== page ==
Other popular names among reborn child soldiers included "Buck Naked," "Human Eater," "Dirty Ways," and, of course, "Rambo." They were supposed to make the soldiers forget about their past lives and live up to their tough guy images. After all, a guy named "Rambo" doesn't wanna be seen laying down arms and hugging things out. But there was another reason for the new names. Dr. Woodward explains: "Child soldiers are given nicknames to protect their true identities ... There is always fear of reprisal when the conflict is over, and any action that enables the soldiers to hide their identities and possible war crimes is helpful."
Many Child Soldiers Willingly Reenlist, Because Fighting Is All They Know
After Taylor took over in Liberia in 1997, it took less than two years for his government's rampant corruption, torture, murder of dissidents, and other crimes to spark the Second Liberian Civil War, this time with rebels fighting against him. By then, Puck had already been released from military duty, and had no obligation to involve himself in any of the fighting. But that's precisely what he did, willingly joining Liberia's Armed Forces, led by the man whose militia kidnapped and abused him a few years prior. Either Liberia has the greatest GI Bill in history, or something else was at play here.
"At first I did hate the NPFL, but gradually, as months, years passed by, I got adjusted and focused on how to survive. My hate started to grow for the enemies. I reenlisted because the rebel groups that were attacking the government were all our former enemies, and there's this saying: once an enemy, always an enemy ... On many occasions, I was attacked by members of other units, and my crew usually came in swiftly to rescue me. And I felt obligated to do the same when called upon."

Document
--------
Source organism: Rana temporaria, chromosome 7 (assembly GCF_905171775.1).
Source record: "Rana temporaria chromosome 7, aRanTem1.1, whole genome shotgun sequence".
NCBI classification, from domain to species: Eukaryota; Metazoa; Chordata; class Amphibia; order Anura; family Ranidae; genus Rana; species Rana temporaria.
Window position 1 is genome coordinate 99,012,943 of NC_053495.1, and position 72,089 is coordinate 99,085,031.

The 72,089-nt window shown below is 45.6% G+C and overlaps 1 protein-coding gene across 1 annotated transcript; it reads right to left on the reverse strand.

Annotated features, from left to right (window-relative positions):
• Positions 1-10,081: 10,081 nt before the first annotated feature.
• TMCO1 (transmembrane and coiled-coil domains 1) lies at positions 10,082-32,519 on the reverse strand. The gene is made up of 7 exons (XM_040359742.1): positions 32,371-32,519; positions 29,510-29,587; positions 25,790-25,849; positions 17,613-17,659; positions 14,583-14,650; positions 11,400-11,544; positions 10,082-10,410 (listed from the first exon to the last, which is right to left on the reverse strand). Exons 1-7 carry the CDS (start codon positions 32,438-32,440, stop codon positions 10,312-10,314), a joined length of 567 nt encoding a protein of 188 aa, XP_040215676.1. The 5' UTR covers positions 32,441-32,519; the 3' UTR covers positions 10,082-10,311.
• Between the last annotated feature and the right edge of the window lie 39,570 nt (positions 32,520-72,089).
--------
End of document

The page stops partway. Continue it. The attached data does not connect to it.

But more than that, Puck's decision to reenlist was simply a matter of not having that many career options, what with a huge CV gap that just read: Trust me, you don't want to know. "I mainly reenlisted for my own protection. I knew no other skill to survive on. I needed some kind of protection/security, and reenlisting into the service could have provided those needs. I believe if I had a skill, or a kind of payable job to keep me busy, I wouldn't have reenlisted. But all I knew was fighting, because I was a child when this whole fighting business was introduced to me. And up to the time of election, before the fighting began the second time, I had no other means of livelihood, and fighting was a kind of employment."
Unfortunately, there's not much of a retirement plan.
It's Difficult For Former Child Soldiers To Return To A Normal Life
In 2003, the Second Civil War ended, bringing an end to Taylor's rule and over 14 years of conflict, which claimed nearly a million Liberian lives. But what should have been a time of celebration was instead a period of great fear and uncertainty for Puck: "I left the army in 2003. My weapons were voluntarily turned over to the UN ... The aftermath was sad and disappointing for us at that point, but since we wanted peace, we accepted the results, and tried to find our ways in different locations, with little or no hope for the future."